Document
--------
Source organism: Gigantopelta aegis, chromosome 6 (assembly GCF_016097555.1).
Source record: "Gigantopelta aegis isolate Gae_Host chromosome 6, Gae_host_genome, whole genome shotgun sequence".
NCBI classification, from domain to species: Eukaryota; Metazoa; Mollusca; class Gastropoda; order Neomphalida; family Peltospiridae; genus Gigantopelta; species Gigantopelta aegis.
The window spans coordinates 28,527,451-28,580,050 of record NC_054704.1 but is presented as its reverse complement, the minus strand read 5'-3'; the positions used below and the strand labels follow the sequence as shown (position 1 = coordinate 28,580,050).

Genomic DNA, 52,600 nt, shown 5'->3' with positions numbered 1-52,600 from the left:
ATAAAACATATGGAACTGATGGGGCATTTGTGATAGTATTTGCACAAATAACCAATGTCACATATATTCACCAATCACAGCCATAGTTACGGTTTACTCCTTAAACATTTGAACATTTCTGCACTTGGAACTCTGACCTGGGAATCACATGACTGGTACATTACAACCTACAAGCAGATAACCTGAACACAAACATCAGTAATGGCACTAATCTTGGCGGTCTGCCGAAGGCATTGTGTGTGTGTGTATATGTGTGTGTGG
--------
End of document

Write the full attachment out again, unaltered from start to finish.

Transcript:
Source organism: Gigantopelta aegis, chromosome 6 (assembly GCF_016097555.1).
Source record: "Gigantopelta aegis isolate Gae_Host chromosome 6, Gae_host_genome, whole genome shotgun sequence".
NCBI classification, from domain to species: Eukaryota; Metazoa; Mollusca; class Gastropoda; order Neomphalida; family Peltospiridae; genus Gigantopelta; species Gigantopelta aegis.
The window spans coordinates 28,527,451-28,580,050 of record NC_054704.1 but is presented as its reverse complement, the minus strand read 5'-3'; the positions used below and the strand labels follow the sequence as shown (position 1 = coordinate 28,580,050).

Genomic DNA, 52,600 nt, shown 5'->3' with positions numbered 1-52,600 from the left:
ATAAAACATATGGAACTGATGGGGCATTTGTGATAGTATTTGCACAAATAACCAATGTCACATATATTCACCAATCACAGCCATAGTTACGGTTTACTCCTTAAACATTTGAACATTTCTGCACTTGGAACTCTGACCTGGGAATCACATGACTGGTACATTACAACCTACAAGCAGATAACCTGAACACAAACATCAGTAATGGCACTAATCTTGGCGGTCTGCCGAAGGCATTGTGTGTGTGTGTATATGTGTGTGTGG